In Boulbon, every 1st of June at 7 in the evening, the village priest leads a procession, made up exclusively of men, from the Saint-Joseph church to the Saint Marcellin chapel. Each participant carries a bottle of their best wine. At the end of the church ceremony, they uncork their bottles while the priest chants prayers and solemnly blesses the wine. Then, they all raise a toast and drink a glassful before returning, the spirit cleansed, back to the village where the festivities continue. The precious brew is supposed to ward off fevers and illness until the following June.
That chapel, a gem of Romanesque architecture, is just one of the small treasures that await you in this charming village nestling at the foot of the Montagnette only 15 kilometres from Avignon.
To visit Boulbon, you can leave your car at the big square, the Place Gilles Leontin. Here, the market takes place every Monday morning, right next to the inevitable pétanque pitch beneath its line of sycamores. From there, the Rue Pissantour leads you to the Grand Rue, which crosses the village from south to north. This street is bordered by houses with beautiful façades, some with mullioned windows from the Renaissance or doors with sculpted pediments. Here and there, little lanes lead to small and flowering squares.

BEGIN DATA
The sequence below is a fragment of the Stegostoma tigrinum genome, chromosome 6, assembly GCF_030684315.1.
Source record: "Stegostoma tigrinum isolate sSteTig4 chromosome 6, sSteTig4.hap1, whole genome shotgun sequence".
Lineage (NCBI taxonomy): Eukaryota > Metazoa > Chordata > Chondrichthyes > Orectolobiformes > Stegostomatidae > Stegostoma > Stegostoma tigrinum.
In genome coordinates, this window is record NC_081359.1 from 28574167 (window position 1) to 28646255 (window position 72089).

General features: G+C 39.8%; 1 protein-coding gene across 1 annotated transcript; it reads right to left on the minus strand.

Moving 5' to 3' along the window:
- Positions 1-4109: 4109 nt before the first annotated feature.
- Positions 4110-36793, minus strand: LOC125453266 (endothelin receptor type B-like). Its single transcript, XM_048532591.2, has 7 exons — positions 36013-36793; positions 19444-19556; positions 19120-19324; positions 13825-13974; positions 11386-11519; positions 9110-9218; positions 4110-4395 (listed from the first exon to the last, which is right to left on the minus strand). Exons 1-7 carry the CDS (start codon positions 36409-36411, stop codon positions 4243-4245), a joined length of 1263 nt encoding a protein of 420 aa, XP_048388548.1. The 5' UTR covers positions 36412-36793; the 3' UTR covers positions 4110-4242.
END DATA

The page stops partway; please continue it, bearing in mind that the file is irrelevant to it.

At the other end of the village, you pass through the Porte Loriol, a gate in the old fortifications, and arrive at the town hall and some shops.
Continuing your way towards the church and chapel, you will find yourself at the foot of the old fortified feudal castle of which only the 11th century keep still stands today.
From the Saint-Marcellin Chapel, a walking trail leads you to the Bonnet Mill, a windmill built in 1776. Entirely restored in 2002, its mechanism and sails used to grind flour in the traditional manner, on the days when the Mistral wind blew. The mill is open to the public on the second and fourth Saturday of each month from 2pm to 5pm. Groups can tour the mill by appointment with the association "Les Amis du Vieux Boulbon".
A beautiful panorama stretches out over the village and the plain all the way to Tarascon.
An orientation table was installed there by the pupils of the primary school in Boulbon.
Oh, and before you hit the road again, another curiosity reminds us that the Rhône River was not always tranquil river. An obelisk at the western end of the Place Gilles Leontin bears incisions that mark the heights reached by the flooding of the Rhône: the highest is at 2m30!
If you head west, direction Graveson, the small departmental route snakes through a pretty pine forest in the Monatagnette and passes in front of the entrance to the Saint-Michel de Frigolet Abbey.